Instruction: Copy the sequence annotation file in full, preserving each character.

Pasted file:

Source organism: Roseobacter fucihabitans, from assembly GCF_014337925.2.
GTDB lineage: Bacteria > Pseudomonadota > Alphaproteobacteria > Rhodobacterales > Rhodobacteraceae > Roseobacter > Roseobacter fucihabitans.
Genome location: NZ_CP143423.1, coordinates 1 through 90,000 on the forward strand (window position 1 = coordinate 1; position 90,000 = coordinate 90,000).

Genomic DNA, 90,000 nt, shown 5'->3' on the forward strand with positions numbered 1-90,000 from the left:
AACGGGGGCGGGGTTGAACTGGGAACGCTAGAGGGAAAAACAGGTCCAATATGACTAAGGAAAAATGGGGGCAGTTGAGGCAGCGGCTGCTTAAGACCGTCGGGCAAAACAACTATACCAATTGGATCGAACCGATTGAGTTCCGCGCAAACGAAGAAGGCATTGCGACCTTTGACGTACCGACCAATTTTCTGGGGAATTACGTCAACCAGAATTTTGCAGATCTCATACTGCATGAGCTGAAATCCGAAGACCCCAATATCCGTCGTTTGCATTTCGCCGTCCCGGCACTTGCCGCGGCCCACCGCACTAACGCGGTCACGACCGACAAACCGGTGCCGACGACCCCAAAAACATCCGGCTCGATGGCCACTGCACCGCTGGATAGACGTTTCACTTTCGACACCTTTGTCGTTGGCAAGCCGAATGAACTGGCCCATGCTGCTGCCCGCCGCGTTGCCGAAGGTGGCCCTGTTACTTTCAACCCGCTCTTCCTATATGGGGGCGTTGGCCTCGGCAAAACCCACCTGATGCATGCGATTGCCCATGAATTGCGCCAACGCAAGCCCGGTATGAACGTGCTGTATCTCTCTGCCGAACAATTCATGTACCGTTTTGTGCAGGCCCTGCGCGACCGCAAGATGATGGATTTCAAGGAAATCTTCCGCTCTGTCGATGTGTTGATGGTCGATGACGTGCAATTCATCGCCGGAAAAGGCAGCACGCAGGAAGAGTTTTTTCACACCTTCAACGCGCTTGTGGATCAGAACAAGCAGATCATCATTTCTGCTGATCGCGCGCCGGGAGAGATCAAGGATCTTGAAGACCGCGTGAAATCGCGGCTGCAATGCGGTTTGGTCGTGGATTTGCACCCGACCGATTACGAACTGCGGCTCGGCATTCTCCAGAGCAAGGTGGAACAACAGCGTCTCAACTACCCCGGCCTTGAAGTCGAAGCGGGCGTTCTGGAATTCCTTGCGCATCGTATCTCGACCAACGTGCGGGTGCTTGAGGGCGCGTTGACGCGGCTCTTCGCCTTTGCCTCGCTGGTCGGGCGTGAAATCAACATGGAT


Source organism: Roseobacter fucihabitans, from assembly GCF_014337925.2.
GTDB lineage: Bacteria > Pseudomonadota > Alphaproteobacteria > Rhodobacterales > Rhodobacteraceae > Roseobacter > Roseobacter fucihabitans.
Genome location: NZ_CP143423.1, coordinates 1 through 90,000 on the forward strand (window position 1 = coordinate 1; position 90,000 = coordinate 90,000).

Genomic DNA, 90,000 nt, shown 5'->3' on the forward strand with positions numbered 1-90,000 from the left:
AACGGGGGCGGGGTTGAACTGGGAACGCTAGAGGGAAAAACAGGTCCAATATGACTAAGGAAAAATGGGGGCAGTTGAGGCAGCGGCTGCTTAAGACCGTCGGGCAAAACAACTATACCAATTGGATCGAACCGATTGAGTTCCGCGCAAACGAAGAAGGCATTGCGACCTTTGACGTACCGACCAATTTTCTGGGGAATTACGTCAACCAGAATTTTGCAGATCTCATACTGCATGAGCTGAAATCCGAAGACCCCAATATCCGTCGTTTGCATTTCGCCGTCCCGGCACTTGCCGCGGCCCACCGCACTAACGCGGTCACGACCGACAAACCGGTGCCGACGACCCCAAAAACATCCGGCTCGATGGCCACTGCACCGCTGGATAGACGTTTCACTTTCGACACCTTTGTCGTTGGCAAGCCGAATGAACTGGCCCATGCTGCTGCCCGCCGCGTTGCCGAAGGTGGCCCTGTTACTTTCAACCCGCTCTTCCTATATGGGGGCGTTGGCCTCGGCAAAACCCACCTGATGCATGCGATTGCCCATGAATTGCGCCAACGCAAGCCCGGTATGAACGTGCTGTATCTCTCTGCCGAACAATTCATGTACCGTTTTGTGCAGGCCCTGCGCGACCGCAAGATGATGGATTTCAAGGAAATCTTCCGCTCTGTCGATGTGTTGATGGTCGATGACGTGCAATTCATCGCCGGAAAAGGCAGCACGCAGGAAGAGTTTTTTCACACCTTCAACGCGCTTGTGGATCAGAACAAGCAGATCATCATTTCTGCTGATCGCGCGCCGGGAGAGATCAAGGATCTTGAAGACCGCGTGAAATCGCGGCTGCAATGCGGTTTGGTCGTGGATTTGCACCCGACCGATTACGAACTGCGGCTCGGCATTCTCCAGAGCAAGGTGGAACAACAGCGTCTCAACTACCCCGGCCTTGAAGTCGAAGCGGGCGTTCTGGAATTCCTTGCGCATCGTATCTCGACCAACGTGCGGGTGCTTGAGGGCGCGTTGACGCGGCTCTTCGCCTTTGCCTCGCTGGTCGGGCGTGAAATCAACATGGAT